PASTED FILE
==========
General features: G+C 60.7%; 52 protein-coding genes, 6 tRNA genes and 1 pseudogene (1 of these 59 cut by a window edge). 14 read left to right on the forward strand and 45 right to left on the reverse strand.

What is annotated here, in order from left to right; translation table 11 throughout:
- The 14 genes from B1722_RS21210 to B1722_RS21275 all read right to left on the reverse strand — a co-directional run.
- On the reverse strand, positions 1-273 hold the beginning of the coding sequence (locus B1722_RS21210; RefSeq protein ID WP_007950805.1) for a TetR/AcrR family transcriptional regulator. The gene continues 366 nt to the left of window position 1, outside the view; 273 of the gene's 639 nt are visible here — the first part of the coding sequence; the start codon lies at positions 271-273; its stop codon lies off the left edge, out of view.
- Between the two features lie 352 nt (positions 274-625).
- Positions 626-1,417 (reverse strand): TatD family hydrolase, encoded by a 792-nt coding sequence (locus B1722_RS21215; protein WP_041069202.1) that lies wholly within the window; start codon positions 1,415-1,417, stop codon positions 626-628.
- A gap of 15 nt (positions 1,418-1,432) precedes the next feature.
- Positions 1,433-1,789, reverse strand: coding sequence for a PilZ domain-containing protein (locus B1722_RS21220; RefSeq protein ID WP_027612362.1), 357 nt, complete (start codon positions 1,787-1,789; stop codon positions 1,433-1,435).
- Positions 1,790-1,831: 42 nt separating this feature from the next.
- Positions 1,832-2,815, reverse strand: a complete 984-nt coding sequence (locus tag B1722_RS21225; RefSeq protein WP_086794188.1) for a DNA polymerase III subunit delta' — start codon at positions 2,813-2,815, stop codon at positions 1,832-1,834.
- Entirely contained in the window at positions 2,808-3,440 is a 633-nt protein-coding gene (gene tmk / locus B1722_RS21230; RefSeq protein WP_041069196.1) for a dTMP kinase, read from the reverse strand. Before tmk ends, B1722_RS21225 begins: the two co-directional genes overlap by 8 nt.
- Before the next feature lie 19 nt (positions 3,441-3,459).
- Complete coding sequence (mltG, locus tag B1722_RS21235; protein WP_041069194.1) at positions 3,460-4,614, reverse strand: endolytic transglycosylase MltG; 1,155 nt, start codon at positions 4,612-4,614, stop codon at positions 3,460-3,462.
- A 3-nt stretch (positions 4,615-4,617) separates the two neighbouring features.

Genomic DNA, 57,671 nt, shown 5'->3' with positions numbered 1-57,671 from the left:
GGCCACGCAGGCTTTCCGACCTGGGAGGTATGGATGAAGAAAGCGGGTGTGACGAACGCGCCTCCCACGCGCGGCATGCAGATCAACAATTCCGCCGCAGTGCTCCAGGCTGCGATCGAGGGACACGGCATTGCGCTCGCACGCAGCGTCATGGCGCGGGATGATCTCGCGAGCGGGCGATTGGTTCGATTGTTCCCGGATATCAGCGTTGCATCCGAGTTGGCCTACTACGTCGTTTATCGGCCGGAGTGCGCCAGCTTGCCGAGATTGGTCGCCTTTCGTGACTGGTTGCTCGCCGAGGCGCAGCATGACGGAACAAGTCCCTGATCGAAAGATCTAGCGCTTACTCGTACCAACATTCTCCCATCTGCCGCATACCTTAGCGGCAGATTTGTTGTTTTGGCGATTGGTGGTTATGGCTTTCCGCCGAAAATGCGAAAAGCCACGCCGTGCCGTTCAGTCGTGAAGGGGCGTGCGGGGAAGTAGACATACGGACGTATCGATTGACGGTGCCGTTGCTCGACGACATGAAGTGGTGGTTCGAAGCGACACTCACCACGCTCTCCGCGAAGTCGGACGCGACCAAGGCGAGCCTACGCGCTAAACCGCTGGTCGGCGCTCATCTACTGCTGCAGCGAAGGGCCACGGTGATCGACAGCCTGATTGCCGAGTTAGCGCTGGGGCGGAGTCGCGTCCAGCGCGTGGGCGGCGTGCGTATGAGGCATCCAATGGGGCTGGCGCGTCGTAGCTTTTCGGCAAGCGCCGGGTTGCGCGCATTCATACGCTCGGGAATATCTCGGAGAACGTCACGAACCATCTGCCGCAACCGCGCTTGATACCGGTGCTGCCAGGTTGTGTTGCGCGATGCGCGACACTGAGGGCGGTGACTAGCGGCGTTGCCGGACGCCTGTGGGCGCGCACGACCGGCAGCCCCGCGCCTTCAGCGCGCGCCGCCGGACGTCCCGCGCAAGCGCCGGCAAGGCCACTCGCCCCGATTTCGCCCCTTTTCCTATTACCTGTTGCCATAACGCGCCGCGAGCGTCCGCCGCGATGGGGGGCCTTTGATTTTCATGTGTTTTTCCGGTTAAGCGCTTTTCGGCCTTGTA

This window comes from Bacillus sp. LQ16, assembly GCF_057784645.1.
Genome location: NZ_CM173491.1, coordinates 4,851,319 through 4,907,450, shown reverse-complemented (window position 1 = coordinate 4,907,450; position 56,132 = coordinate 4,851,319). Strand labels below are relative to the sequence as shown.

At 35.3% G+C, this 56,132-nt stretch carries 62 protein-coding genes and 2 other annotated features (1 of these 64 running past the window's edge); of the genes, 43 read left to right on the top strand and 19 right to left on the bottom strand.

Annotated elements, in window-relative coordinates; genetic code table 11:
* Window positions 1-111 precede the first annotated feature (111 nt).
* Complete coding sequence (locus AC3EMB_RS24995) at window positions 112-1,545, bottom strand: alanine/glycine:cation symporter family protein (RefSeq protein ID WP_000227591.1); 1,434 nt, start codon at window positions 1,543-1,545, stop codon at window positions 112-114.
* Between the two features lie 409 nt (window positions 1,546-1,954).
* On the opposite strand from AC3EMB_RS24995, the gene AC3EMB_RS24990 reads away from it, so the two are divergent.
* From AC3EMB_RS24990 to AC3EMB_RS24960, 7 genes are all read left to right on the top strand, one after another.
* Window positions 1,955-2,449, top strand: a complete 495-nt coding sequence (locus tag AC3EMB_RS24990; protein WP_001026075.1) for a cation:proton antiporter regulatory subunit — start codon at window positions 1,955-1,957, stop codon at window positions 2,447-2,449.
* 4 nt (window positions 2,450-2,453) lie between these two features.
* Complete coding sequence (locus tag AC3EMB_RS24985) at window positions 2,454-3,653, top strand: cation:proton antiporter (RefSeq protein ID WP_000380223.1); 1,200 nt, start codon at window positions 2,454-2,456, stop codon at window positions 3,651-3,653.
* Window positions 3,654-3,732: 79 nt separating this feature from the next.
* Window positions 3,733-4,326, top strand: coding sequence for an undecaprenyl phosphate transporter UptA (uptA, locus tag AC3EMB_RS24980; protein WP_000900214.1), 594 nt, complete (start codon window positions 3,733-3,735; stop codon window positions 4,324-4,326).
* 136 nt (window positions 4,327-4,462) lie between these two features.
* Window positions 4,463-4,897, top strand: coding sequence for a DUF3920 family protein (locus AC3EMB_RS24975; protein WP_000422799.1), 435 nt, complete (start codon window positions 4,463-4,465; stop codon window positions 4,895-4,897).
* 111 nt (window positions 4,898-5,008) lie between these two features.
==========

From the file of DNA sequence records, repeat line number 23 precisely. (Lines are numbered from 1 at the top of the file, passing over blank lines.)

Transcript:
* Between the two features lie 409 nt (window positions 1,546-1,954).